City of Joburg employees facing dismissals over their fixed term contracts that were converted to permanent by the previous administration are mulling taking the city to court.
At least 130 employees said they face the chop after the city sent them letters notifying them about a decision to rescind their permanent appointment, following a council resolution last week. The city deemed the converted contracts as an illegal act by the previous ANC-led mayoral committee, which it said had no powers to do so.
The letters, seen by The Citizen, warned that the appointments from fixed term to permanent contracts constituted an “unlawful gratification in law” and further requested employees’ “assistance to mitigate such continued employment” in order to prevent possible corruption.
“We reiterate that you have a legal duty to assist the office of the city to mitigate any irregular expenditure from employment in terms of Section 78 of the Municipal Finance Management Act.
“Similarly, the law imposes duties and responsibilities to all employees of the municipality to prevent the commission of the above offences. In this regard, you are obliged to assist to prevent the prejudice to the financial and governance of the Municipality, which may have arisen from your continued unlawful permanent employment,” read one of the letters.
The affected staff members were requested to make presentations to the office of the city manager by Wednesday.
‘Will not hesitate going to court’
The SA Municipal Workers Union (Samwu) cluster secretary Karabo Ramahuma labelled the city’s action as an attempt by Mayor Mpho Phalatse’s DA-led council to bring in their own comrades.
“The city says the positions affected are political appointments and not administrative. How? One of the staffers is a driver… How is a driver and a supervisor political office appointments?
“We are engaging internally with the city, but we won’t hesitate going to court. The city tried this week to meet with staffers and exclude the union that represents them,” said Ramahuma.
According to Samwu, posts such as assistant director, team manager, and supervisor, along with some employees in the communication and social media department, face the axe.
He accused the city of using “bullying tactics” by sending Joburg Metropolitan Police Department (JMPD) members to employees’ homes during the weekend, claiming they forced workers to sign the letters immediately.
During a press briefing held by Phalatse and acting city manager Mesuli Mlandu on Thursday, the mayor said the affected posts were that of senior managers and caucus staff in private and political offices, and not administrative staff.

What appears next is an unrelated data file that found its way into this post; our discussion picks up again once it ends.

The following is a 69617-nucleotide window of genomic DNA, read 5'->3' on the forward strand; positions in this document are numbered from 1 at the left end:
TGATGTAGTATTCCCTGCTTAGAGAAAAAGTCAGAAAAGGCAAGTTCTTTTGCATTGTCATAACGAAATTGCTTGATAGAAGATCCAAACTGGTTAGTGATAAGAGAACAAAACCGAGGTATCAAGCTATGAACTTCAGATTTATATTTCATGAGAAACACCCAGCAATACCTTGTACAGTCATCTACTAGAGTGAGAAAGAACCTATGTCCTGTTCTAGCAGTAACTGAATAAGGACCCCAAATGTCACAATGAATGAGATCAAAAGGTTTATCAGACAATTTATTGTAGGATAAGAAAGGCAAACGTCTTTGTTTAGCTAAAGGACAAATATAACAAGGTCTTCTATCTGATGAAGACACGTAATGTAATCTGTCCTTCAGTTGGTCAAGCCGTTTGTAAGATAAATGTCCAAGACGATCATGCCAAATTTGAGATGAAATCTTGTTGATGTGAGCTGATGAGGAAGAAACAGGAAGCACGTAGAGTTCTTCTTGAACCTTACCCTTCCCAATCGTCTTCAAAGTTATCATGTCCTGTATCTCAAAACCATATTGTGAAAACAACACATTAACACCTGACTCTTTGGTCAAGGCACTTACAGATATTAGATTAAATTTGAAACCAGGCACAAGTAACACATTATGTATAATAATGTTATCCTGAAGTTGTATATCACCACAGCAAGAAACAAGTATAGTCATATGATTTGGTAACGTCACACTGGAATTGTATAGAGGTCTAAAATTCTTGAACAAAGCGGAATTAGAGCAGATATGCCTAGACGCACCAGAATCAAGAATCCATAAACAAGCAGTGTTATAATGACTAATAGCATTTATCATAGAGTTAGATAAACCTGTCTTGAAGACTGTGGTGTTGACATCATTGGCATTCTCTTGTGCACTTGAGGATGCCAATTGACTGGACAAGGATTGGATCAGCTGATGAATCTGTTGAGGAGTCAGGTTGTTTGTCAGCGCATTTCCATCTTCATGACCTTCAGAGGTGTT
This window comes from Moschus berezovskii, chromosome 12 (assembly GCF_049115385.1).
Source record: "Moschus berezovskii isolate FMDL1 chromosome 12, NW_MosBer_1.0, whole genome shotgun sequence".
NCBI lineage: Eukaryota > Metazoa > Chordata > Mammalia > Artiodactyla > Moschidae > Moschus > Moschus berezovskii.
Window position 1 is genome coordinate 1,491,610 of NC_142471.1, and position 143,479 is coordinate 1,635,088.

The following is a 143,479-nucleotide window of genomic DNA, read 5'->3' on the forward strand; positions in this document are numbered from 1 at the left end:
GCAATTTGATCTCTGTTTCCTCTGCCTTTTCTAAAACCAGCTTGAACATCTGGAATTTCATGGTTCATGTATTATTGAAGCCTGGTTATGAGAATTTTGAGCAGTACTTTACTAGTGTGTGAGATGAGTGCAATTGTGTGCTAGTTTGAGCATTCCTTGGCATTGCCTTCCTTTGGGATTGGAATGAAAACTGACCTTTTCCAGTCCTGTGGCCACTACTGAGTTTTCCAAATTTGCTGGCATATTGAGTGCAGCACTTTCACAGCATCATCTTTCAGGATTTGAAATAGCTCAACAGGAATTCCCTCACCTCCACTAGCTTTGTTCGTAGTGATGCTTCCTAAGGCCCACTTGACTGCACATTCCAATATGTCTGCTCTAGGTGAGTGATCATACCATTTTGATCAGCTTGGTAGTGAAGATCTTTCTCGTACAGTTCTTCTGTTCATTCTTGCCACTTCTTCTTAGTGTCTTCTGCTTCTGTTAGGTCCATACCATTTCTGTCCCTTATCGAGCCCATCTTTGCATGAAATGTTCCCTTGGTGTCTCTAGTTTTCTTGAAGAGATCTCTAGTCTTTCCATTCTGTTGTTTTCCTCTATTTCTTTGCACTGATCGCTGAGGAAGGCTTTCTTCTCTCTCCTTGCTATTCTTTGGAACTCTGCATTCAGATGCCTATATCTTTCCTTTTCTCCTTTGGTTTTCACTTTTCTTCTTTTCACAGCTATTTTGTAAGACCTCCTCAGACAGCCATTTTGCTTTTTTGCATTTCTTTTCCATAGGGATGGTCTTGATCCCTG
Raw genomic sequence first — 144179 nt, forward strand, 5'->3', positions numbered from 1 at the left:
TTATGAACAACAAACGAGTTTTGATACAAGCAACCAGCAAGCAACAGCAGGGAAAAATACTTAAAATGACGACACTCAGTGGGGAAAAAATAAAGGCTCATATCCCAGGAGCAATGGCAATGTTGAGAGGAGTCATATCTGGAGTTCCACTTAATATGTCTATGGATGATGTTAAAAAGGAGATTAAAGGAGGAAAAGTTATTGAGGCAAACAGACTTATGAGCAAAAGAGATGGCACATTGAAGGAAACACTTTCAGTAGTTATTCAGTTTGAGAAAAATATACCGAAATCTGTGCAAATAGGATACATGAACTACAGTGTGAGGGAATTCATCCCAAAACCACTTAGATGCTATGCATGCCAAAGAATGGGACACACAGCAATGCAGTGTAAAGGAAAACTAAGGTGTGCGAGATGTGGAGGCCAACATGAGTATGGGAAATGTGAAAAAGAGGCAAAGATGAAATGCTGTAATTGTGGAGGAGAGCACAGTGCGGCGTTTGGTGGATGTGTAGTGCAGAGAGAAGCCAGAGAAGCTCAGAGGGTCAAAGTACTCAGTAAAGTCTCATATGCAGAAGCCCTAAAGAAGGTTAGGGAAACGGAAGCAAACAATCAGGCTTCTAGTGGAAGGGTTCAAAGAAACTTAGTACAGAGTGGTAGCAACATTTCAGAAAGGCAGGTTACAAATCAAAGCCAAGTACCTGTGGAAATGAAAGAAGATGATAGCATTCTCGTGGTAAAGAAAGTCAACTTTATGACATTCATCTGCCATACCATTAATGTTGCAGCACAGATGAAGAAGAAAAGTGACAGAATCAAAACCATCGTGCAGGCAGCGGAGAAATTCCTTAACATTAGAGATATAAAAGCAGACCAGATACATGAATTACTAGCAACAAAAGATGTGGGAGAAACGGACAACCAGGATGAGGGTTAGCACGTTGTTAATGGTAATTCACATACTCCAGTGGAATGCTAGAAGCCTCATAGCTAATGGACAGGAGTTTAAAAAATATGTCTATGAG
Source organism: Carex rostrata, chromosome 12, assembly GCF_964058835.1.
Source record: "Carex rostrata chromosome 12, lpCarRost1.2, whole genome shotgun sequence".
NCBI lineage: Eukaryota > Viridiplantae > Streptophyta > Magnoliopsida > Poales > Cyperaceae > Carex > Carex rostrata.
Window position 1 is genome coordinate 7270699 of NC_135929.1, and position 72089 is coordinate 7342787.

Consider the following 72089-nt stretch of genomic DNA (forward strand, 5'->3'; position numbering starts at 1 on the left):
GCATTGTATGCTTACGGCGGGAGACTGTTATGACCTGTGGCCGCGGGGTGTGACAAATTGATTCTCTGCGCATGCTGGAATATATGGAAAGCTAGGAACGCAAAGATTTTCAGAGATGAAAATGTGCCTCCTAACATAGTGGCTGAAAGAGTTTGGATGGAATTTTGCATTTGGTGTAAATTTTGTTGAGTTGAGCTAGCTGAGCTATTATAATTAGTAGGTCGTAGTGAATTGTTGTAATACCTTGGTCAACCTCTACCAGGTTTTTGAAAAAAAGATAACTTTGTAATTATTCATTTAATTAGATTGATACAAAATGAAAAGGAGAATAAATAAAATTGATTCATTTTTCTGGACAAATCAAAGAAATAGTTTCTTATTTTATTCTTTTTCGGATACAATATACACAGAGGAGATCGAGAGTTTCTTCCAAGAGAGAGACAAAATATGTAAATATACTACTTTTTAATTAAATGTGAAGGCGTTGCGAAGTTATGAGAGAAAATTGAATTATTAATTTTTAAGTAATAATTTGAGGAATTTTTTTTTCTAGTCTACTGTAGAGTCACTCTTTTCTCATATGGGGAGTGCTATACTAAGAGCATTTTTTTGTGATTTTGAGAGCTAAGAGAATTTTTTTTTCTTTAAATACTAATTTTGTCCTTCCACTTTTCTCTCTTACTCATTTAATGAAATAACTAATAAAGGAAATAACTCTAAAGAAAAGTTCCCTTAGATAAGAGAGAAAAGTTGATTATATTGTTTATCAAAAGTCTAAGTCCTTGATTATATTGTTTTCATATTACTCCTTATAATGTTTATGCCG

“These can be defined as positions that support the work of the political principals such as the offices of the mayor, speaker, chief whip, chairpersons, leader of oppositions and MMCs. These are offices that are tied to an electoral outcome and mandate, and so too are the political staffers that supported such offices,” she said.
The posts include, said Phalatse, chief of staff, spokespersons, advisors, and personal assistants recruited on a fixed term linked to that office.
“In the event that the political principal prematurely leaves or steps down, their staffers leave too. This was the case when former mayor Herman Mashaba was succeeded by the late Jeff Makhubo. All of Mashaba’s staffers in his office followed suit.”
She added that a regulation by the Department of Cooperative Governance and Local and Traditional Affairs (Cogta), which would kick in later this year, required that political staff be placed on a fixed term contract with a 30-day exit clause in the event of a change in political administration.
Anticipating the new regulation, the SA Local Government Association (Salga) issued a circular to councils in August last year ordering that the new regulation be implemented ahead of the November 2021 local elections, said Phalatse.
“A report was brought before council, which is an illegal document I should add. It recommended that fixed term contracts of directors and deputy directors in the office of the mayor that are coming to an end in October 2021 be extended by six months from 1 November to 30 April 2022.”
“This was the unsigned document brought to the mayoral committee and was approved in October. Another one recommended that assistant directors and lower levels be converted to full-time employment. This was in contravention of the city’s human resources regulations.”
She called the conversions a “political hijacking” with the city’s residents being the victims in the saga that had become an” expensive exercise” by the previous administration.
According to the mayor, the city employs at least 1,500 other employees on fixed term contracts but no one was concerned about them.
“There is nothing special about these affected political staffers. This is not about political parties, all political offices are affected. This is a new era for the city where there is zero tolerance towards using municipal coffers to build a small army of loyalists at the expeense of close to six million residents.”
The workers’ previously fixed contracts were set to end in April.